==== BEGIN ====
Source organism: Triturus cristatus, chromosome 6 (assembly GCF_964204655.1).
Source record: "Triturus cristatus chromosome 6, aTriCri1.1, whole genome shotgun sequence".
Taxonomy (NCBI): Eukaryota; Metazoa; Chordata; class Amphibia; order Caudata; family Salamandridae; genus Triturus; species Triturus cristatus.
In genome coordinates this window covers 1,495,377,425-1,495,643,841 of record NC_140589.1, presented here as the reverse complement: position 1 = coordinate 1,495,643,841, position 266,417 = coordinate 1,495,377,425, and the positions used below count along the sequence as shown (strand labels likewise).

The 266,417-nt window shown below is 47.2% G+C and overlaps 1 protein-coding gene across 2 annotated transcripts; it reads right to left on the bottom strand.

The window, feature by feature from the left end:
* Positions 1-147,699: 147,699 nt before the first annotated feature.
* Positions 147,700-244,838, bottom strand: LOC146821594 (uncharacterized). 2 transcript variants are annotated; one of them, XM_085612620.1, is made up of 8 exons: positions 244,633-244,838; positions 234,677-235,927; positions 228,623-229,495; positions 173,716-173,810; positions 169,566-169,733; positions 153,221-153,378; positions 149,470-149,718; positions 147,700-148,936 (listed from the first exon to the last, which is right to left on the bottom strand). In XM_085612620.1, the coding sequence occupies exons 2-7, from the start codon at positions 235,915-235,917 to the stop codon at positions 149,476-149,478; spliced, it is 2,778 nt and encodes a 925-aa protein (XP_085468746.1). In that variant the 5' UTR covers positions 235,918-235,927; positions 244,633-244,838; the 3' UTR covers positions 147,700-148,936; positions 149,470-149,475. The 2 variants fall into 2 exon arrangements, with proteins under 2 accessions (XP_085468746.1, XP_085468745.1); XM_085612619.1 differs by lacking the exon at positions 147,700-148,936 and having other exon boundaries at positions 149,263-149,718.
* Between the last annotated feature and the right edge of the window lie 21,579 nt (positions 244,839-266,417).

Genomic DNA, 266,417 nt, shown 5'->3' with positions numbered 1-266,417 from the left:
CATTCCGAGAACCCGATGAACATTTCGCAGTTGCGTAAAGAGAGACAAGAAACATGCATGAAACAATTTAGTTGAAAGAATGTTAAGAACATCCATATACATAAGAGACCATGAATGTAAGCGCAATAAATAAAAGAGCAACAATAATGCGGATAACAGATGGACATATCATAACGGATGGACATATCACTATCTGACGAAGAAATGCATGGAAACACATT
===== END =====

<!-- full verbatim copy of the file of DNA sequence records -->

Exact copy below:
Source organism: Triturus cristatus, chromosome 6 (assembly GCF_964204655.1).
Source record: "Triturus cristatus chromosome 6, aTriCri1.1, whole genome shotgun sequence".
Taxonomy (NCBI): Eukaryota; Metazoa; Chordata; class Amphibia; order Caudata; family Salamandridae; genus Triturus; species Triturus cristatus.
In genome coordinates this window covers 1,495,377,425-1,495,643,841 of record NC_140589.1, presented here as the reverse complement: position 1 = coordinate 1,495,643,841, position 266,417 = coordinate 1,495,377,425, and the positions used below count along the sequence as shown (strand labels likewise).

The 266,417-nt window shown below is 47.2% G+C and overlaps 1 protein-coding gene across 2 annotated transcripts; it reads right to left on the bottom strand.

The window, feature by feature from the left end:
* Positions 1-147,699: 147,699 nt before the first annotated feature.
* Positions 147,700-244,838, bottom strand: LOC146821594 (uncharacterized). 2 transcript variants are annotated; one of them, XM_085612620.1, is made up of 8 exons: positions 244,633-244,838; positions 234,677-235,927; positions 228,623-229,495; positions 173,716-173,810; positions 169,566-169,733; positions 153,221-153,378; positions 149,470-149,718; positions 147,700-148,936 (listed from the first exon to the last, which is right to left on the bottom strand). In XM_085612620.1, the coding sequence occupies exons 2-7, from the start codon at positions 235,915-235,917 to the stop codon at positions 149,476-149,478; spliced, it is 2,778 nt and encodes a 925-aa protein (XP_085468746.1). In that variant the 5' UTR covers positions 235,918-235,927; positions 244,633-244,838; the 3' UTR covers positions 147,700-148,936; positions 149,470-149,475. The 2 variants fall into 2 exon arrangements, with proteins under 2 accessions (XP_085468746.1, XP_085468745.1); XM_085612619.1 differs by lacking the exon at positions 147,700-148,936 and having other exon boundaries at positions 149,263-149,718.
* Between the last annotated feature and the right edge of the window lie 21,579 nt (positions 244,839-266,417).

Genomic DNA, 266,417 nt, shown 5'->3' with positions numbered 1-266,417 from the left:
CATTCCGAGAACCCGATGAACATTTCGCAGTTGCGTAAAGAGAGACAAGAAACATGCATGAAACAATTTAGTTGAAAGAATGTTAAGAACATCCATATACATAAGAGACCATGAATGTAAGCGCAATAAATAAAAGAGCAACAATAATGCGGATAACAGATGGACATATCATAACGGATGGACATATCACTATCTGACGAAGAAATGCATGGAAACACATT